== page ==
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13 June, 2024
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International student numbers fall in UK universities

UK higher education leaders rally against visa route changes

Source: The Guardian

Universities are reporting a steep drop in international students applying to come to the UK, amid warnings that further restrictions on student visas would torpedo a vital flow of talent for Britain’s creative industries.

University and industry leaders fear that the graduate visa entitlement, which allows international graduates to work in the UK for up to three years, could be axed or curtailed, depending on the findings of a report by the migration advisory committee (MAC) due to be delivered to the government on Tuesday.

Creative UK, which represents the creative industries, says removing the ability for international students to stay and work in the UK after graduation would be a powerful disincentive to study here, damaging a sector worth £108bn a year.

Restrictions on international students imposed earlier this year may already have caused a decline in students applying from overseas, and uncertainty over the fate of the graduate visa appears to have set off a further fall, according to a survey of UK universities.

The poll of 75 institutions by the British Universities’ International Liaison Association found that nine out of 10 had fewer international applications for the next academic year, and there had been a 27% fall in total applications for taught postgraduate courses compared with last year.

A joint letter by Creative UK and Universities UK, which represents vice-chancellors, urges the government to reject plans to abolish or restrict the graduate visa route, arguing that international graduates are integral to the creative industries, which are now more significant than the UK’s aerospace, life sciences and automotive industries combined.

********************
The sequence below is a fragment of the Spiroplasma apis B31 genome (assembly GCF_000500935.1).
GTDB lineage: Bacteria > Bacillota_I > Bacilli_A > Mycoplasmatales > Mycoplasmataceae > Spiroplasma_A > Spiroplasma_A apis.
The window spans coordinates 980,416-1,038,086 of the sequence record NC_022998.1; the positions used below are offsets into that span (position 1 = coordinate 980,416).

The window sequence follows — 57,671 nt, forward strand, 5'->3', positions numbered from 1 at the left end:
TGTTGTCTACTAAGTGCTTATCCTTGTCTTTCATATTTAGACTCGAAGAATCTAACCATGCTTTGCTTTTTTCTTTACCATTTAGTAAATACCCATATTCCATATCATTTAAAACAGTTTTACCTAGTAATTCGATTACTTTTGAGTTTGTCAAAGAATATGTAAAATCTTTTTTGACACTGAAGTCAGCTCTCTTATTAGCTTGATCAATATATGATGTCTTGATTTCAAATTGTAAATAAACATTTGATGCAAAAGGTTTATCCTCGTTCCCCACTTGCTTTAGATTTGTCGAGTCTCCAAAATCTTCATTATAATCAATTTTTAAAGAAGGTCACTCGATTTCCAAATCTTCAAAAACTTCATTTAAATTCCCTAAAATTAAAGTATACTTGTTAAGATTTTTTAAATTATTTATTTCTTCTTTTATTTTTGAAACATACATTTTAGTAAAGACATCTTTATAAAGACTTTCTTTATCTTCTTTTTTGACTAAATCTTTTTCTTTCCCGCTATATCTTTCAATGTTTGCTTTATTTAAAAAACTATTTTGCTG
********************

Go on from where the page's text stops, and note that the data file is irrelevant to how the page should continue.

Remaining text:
“Following further increases to visa fees and salary thresholds, the graduate visa represents one of the few routes left which enables talented graduates to remain in the UK and contribute to our growing creative industries,” the letter states. “Whether it’s a young Jimmy Choo developing his craft at Cordwainers or world-renowned DJ Peggy Gou, who studied at London College of Fashion, the role our universities play in attracting the best creative talent from around the world goes to show the soft-power influence of our institutions.”

Sally Mapstone, the vice-chancellor of St Andrews University and president of Universities UK, told Sky News on Sunday: “International students are incredibly important to UK culture. They contribute a huge amount to universities, to the economy, to skills and jobs and we think it would be a tragedy – calamitous not just for institutions but actually for the UK as a whole – if the government took what would actually be quite unnecessary further action to restrict the number of international students.”

The British Academy has told the MAC that removing the graduate visa would “stifle the vibrancy of the UK’s academic and research landscape”, with a continuing fall in international student numbers threatening the financial sustainability of universities, triggering course closures and staff redundancies.

Fears for the future of the visa have grown since March when the home secretary, James Cleverly, commissioned the MAC “to ensure the graduate route is not being abused. In particular, that some of the demand for study visas is not being driven more by a desire for immigration.”

Last week Robert Jenrick, a former immigration minister, published a report with the Centre for Policy Studies thinktank that called for the graduate visa to be abolished, claiming it “allowed people to come and work in the gig economy and on very low wages”.

A government spokesperson said: “We are fully focused on striking the right balance between acting decisively to tackle net migration and attracting the brightest students to our universities, recognising the significant contribution they make to the UK.”

[Source: The Guardian]

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